Last weekend I decided that I would take the whole two days to play in the kitchen. With one exception (I’m looking at you, pâte au choux), it went swimmingly. I baked bread. I baked angel food cupcakes – some of them stuffed with cherries, even!* I made bangers and mash that Will, who happens to know from English food, approved of.

But the best part was the chicken.

I had never roasted a chicken before, and I wanted to learn how, so I picked one up when I did the grocery shopping, and went home to consult some cookbooks. Turns out everyone has their own way of roasting a chicken. Jonathan Waxman roasts his chicken at a high temperature for a short time, and I, being a slightly impatient cook,  went with his method. Turns out Mr. Waxman’s kitchen and my kitchen are not on the same page. Some fiddling ensued.

Problem No. 1: I don’t have a broiler rack.
Solution: I cut up root veggies and onions, put them in the bottom of the pan, and balanced the chicken on top.

Problem No. 2: Mr. Waxman says to baste the birdie with pan drippings every five minutes. My chicken did not drip enough to grab with the baster, even at the 20-minute mark.
Solution: I poured some (roughly half a 32-ox box**) chicken broth over the bird.

Problem No. 3: Even at 475°, the 10 minutes per pound wasn’t quite enough time, but the skin was starting to get really dark.
Solution: Put the bird back in the oven and haunt it, with aluminum foil ready in the event that it looks like it will burn. Let the record reflect that the bird did not burn.

After everything was said and done (including gravy made from the drippings – yes, there were eventually drippings), dinner was delicious. There wasn’t much left at the end, but there were bones enough for boiling. So on Saturday, I popped the carcass, three carrots, three parsnips, an onion, and some celery into a pot with a few peppercorns and a bay leaf, and boiled it for three hours. The stock was light and sweet, and after a night in the fridge and trip through some cheesecloth, not even greasy.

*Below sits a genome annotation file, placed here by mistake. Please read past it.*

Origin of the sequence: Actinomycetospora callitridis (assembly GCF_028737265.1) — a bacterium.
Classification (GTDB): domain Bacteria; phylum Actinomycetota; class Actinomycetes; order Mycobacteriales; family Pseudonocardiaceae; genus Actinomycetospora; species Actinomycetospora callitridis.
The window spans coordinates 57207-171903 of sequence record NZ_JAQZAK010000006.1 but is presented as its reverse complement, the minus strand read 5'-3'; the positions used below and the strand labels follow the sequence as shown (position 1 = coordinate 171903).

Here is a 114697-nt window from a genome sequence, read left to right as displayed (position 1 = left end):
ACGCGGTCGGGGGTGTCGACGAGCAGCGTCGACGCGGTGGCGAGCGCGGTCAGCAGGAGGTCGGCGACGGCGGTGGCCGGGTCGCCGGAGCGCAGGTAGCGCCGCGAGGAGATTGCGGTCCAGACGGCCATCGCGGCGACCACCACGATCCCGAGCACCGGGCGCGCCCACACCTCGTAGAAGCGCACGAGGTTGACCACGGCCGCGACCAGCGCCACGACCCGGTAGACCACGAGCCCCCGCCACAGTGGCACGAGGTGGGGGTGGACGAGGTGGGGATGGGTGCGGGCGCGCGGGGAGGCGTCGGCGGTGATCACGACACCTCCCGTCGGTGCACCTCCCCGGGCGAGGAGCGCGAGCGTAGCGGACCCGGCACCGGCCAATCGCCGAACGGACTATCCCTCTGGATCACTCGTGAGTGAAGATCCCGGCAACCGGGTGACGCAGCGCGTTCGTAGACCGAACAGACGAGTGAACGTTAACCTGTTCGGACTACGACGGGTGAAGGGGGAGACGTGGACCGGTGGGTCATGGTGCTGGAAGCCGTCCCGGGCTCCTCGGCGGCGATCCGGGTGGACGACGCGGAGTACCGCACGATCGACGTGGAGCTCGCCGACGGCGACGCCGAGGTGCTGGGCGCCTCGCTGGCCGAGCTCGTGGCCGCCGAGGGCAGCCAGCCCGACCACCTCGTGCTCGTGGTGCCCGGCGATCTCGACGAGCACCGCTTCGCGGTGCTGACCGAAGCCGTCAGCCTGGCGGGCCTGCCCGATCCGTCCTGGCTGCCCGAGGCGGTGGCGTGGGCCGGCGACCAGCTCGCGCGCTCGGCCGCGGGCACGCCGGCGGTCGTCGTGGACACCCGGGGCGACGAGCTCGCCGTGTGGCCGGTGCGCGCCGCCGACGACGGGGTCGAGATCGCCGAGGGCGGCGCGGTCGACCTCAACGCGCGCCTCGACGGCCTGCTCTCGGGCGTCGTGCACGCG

Sunday, I turned it into gumbo.

Yes, I said gumbo. Here’s what I did:

Chicken Gumbo – serves 3-4

1/4c olive oil
1/4c all purpose flour
1c chopped onion
1/2c chopped red bell pepper
1/2c chopped celery
1tps salt, plus more to taste
1/4tsp cayenne pepper
1/2# smoked sausage***
1 1/4 quart chicken stock
1 14-oz can of diced tomatoes, with liquid
1 14-oz can of okra – optional
2/3c parboiled rice

1. Make a roux: in a saucepan heat the oil and flour over medium heat. Stirring the whole time, let it combine, cooking until it reaches a chocolate brown color.

2. Into the roux add the onion, celery, and bell pepper, along with the salt and cayenne. Cook, still stirring, until softened a bit – maybe two minutes.Add the sausage and cook another minute or so. Add the stock gradually in order to incorporate with the roux and veggie mix, then the can of tomatoes (and okra, if you like). Bring to a boil, reduce heat to simmer. Add rice.

3. Cook until the rice is al dente, 15-20 minutes, then take off heat and let stand, covered, until rice plumps up the rest of the way (this is to avoid burning the rice to the bottom of the pot). It took mine about 25 minutes. Serve hot and enjoy!

***

*The batter is so fluffy with all that meringue that you can add the fruit as you fill the cupcake liners, and it won’t sink. Just fill the liners half way, put in the fruit (I used cherry pie filling, for what it’s worth), and then put another dollop of batter on top. Bake them as you would normally bake them, and voilá! Oh, so yummy!
**I always keep chicken broth on hand. Those 32-ox boxes? Love ’em. Progresso low-sodium chicken broth is right up there with Montreal Steak Seasoning in the stuff-I-rely-on-in-my-kitchen category.
***You can use any smoked sausage from kielbasa to andouille. I had a mystery sausage in the freezer from another recipe, the label long gone. It was a spicy pork, cured variety, and I hope that next time I make this (I will definitely make it again, only in a bigger batch. Will made the best happy noises over dinner), I can identify what it was, because it was totally yummy and held up really well through cooking.

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